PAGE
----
To All my friends at Green Bay MultiSport:
Greeting from Walden, Colorado and day 6 of the tour. There is one day of riding yet to go and its been a real adventure. My brother Kent and I left one week ago using two days to drive to Fort Collins.
Tour riding is a great departure from the swim, bike, run weekly training routine. With days ranging from a "rest day" of 40 miles to a long of 119 complete with a 10,000 foot mountain pass I will have no excuse for a slow bike split for the rest of the season. This tour has 1200 people from all over the country; some young but many are in their retirement or near retirement years. Don't be mistaken, these people can ride all day. All day is not an exaggeration - a average day has been 8 hours on the bike and the long was over 11 hours for Kent and I. While 70 miles around Green Bay may take 4 to 5 hours with a break or two, on the first day we road 70 miles into 25-30 steady winds making the day 9 hours long. Welcome to riding in Colorado I guess.
Honestly, people that have done this for years have never experienced the kinds of winds we faced the first 3 days. I'm not whining, just telling it like it is.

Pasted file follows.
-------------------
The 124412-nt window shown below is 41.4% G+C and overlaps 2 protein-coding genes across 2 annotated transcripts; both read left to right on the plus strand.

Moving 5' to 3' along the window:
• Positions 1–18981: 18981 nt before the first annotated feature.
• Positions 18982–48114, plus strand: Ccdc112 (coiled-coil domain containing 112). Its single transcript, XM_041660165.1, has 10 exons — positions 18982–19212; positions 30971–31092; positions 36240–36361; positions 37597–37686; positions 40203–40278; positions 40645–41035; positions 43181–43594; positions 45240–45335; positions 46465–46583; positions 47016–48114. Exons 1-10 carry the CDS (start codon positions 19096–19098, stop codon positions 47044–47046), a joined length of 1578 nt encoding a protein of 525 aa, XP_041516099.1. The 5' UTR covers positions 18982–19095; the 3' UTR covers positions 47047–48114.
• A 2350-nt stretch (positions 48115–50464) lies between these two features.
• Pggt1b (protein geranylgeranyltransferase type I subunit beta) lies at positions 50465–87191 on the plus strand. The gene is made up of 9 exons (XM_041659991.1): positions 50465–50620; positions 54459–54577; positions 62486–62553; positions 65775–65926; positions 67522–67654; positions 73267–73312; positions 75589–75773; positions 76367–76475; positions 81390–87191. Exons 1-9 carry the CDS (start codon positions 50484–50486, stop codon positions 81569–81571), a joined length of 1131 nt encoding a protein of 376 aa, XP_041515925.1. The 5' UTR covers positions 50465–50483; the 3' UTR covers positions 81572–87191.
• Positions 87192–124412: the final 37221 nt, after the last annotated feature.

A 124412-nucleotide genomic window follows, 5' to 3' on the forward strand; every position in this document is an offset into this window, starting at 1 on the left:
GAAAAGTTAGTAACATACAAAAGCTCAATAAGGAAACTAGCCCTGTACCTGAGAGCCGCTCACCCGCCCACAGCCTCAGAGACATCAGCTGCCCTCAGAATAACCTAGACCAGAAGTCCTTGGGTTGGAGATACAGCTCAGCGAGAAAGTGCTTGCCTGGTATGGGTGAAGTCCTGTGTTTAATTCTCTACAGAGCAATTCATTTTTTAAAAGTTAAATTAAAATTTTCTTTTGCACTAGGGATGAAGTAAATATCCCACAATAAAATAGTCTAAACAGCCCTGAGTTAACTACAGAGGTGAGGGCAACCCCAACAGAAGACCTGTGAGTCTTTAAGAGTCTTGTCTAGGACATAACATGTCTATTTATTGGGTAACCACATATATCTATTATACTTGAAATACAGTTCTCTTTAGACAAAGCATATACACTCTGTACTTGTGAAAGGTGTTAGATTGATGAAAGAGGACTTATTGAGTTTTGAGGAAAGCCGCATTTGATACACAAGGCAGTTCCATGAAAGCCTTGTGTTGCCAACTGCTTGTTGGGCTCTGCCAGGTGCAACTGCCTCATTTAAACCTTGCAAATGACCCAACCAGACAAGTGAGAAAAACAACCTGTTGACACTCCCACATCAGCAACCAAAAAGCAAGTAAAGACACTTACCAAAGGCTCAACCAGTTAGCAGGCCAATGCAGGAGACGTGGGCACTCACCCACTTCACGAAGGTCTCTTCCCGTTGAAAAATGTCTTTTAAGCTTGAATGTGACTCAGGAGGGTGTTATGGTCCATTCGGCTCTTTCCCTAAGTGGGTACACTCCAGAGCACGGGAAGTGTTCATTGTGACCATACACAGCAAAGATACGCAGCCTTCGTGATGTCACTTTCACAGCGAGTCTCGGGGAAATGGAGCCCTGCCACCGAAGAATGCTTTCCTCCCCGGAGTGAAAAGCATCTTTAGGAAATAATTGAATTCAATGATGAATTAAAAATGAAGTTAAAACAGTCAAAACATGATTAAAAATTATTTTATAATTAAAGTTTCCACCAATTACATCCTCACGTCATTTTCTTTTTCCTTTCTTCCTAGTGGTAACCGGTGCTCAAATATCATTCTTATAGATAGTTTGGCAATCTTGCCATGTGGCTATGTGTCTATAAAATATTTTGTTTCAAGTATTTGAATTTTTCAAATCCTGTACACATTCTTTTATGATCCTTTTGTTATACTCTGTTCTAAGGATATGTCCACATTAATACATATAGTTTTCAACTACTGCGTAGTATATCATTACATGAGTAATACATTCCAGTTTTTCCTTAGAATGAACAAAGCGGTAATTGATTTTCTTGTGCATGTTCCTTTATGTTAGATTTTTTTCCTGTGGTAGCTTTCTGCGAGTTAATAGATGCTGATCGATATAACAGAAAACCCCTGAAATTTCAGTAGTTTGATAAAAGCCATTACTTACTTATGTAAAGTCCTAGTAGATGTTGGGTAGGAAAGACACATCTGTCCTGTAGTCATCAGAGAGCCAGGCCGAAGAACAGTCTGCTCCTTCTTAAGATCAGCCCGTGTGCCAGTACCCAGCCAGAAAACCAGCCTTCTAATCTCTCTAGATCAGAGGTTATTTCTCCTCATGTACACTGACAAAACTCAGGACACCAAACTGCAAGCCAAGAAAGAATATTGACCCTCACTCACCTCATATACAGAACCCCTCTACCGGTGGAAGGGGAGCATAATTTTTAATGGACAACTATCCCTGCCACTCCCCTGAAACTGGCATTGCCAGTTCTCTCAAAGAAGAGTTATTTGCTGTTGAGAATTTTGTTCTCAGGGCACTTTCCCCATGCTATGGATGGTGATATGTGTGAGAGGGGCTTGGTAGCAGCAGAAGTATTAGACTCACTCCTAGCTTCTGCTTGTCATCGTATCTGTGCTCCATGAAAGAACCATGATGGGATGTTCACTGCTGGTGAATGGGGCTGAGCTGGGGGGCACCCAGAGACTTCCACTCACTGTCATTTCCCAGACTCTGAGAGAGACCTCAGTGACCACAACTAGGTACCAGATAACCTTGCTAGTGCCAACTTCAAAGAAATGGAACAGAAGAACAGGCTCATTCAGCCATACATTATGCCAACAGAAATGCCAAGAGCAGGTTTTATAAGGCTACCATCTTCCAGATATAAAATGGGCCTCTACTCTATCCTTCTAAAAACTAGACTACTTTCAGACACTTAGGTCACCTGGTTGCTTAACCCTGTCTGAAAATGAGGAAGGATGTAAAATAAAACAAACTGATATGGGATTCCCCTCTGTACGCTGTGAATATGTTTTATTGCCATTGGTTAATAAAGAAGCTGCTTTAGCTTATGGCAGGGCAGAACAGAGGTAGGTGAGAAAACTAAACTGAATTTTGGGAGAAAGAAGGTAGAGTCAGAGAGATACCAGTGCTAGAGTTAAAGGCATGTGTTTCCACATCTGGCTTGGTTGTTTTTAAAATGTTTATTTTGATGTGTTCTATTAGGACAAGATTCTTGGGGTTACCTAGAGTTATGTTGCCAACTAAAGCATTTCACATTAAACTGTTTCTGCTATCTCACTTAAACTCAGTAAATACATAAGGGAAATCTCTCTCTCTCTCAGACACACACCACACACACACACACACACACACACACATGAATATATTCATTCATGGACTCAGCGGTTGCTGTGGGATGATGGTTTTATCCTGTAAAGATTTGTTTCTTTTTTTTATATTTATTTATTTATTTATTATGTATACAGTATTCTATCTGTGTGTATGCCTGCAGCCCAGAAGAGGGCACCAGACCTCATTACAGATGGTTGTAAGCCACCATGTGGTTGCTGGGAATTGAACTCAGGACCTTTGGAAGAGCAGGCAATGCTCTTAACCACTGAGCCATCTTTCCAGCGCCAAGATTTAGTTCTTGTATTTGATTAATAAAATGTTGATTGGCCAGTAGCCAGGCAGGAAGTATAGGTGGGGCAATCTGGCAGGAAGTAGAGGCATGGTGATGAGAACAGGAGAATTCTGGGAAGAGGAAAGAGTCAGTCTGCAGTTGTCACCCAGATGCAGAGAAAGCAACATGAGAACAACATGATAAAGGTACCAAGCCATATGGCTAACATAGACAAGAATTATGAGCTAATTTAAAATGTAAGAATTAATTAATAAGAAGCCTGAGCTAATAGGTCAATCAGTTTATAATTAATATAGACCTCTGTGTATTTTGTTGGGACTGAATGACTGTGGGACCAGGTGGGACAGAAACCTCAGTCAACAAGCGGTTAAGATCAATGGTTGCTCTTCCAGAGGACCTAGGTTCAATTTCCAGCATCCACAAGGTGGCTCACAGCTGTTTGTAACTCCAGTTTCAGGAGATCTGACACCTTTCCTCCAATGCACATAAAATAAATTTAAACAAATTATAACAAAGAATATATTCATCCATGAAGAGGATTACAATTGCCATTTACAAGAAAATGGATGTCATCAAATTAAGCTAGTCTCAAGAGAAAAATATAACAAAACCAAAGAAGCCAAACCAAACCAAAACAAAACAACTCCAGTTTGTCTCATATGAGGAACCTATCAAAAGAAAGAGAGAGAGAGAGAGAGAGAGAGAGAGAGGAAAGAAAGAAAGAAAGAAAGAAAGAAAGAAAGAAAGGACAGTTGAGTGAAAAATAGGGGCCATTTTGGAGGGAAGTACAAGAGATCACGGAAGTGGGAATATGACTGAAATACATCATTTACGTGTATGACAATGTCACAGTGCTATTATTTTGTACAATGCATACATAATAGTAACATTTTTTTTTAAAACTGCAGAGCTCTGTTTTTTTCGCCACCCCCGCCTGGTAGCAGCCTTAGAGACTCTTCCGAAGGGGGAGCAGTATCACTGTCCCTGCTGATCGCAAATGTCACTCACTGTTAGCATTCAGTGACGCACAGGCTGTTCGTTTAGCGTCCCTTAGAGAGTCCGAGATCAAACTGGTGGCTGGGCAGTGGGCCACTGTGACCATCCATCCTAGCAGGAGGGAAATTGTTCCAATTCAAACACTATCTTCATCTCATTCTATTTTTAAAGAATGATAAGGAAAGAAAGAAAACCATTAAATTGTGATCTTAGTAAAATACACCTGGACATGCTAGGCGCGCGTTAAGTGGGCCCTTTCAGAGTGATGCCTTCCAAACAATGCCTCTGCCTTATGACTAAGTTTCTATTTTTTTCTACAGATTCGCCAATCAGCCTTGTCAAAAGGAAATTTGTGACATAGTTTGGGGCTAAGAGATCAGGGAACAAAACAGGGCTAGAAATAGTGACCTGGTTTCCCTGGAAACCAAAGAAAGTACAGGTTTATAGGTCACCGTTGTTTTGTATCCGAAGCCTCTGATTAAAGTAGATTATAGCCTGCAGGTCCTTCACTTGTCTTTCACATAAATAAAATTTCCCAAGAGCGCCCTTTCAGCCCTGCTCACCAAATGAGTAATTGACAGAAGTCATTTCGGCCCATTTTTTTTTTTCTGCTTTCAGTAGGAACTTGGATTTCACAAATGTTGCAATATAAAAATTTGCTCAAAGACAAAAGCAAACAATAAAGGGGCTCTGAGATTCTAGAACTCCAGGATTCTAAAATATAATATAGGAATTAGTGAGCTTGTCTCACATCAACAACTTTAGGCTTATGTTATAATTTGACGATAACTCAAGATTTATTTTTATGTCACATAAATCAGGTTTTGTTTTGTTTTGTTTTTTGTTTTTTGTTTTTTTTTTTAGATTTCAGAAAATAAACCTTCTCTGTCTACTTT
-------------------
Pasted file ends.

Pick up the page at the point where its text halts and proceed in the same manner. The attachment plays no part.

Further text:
The best part is a mix of many things: meeting friendly people, challenging the body with riding at elevation, and descending like a screaming eagle. I'm un-apologetic about liking to go fast. I do stay within my capabilities, but like the fine edge. Most of the descents have been straight with broad sweeping turns. I kept my speed under 50 for the most part. Ok, I tucked in behind one of our U-Haul bag transport trucks and was pulled along in the vacuum to something north of double nickel. Very fun. Its not something we'll talk about to our kid triathletes. The icing on the cake is the beautiful landscapes of Colorado. It can't be described and pictures really don't do it justice, but I have posted many on my Facebook page if you're interested.
Have there been any downsides? Sure. Green Bay is 600' elevation; breathing at 7000' to 10,000' isn't easy. My butt is sore. My feet and toes have prolonged numbness. It is hot and very dry. My mouth and throat is parched much of the time. Most of you reading this understand that training is not designed to be comfortable. While this tour is "training" for me, it is much more. Part of any real adventure is going beyond one's comfort zone and experiencing new things. The BCT has offered us all of that.
I hope to see you all soon at the next team training session or "at the races" as they say.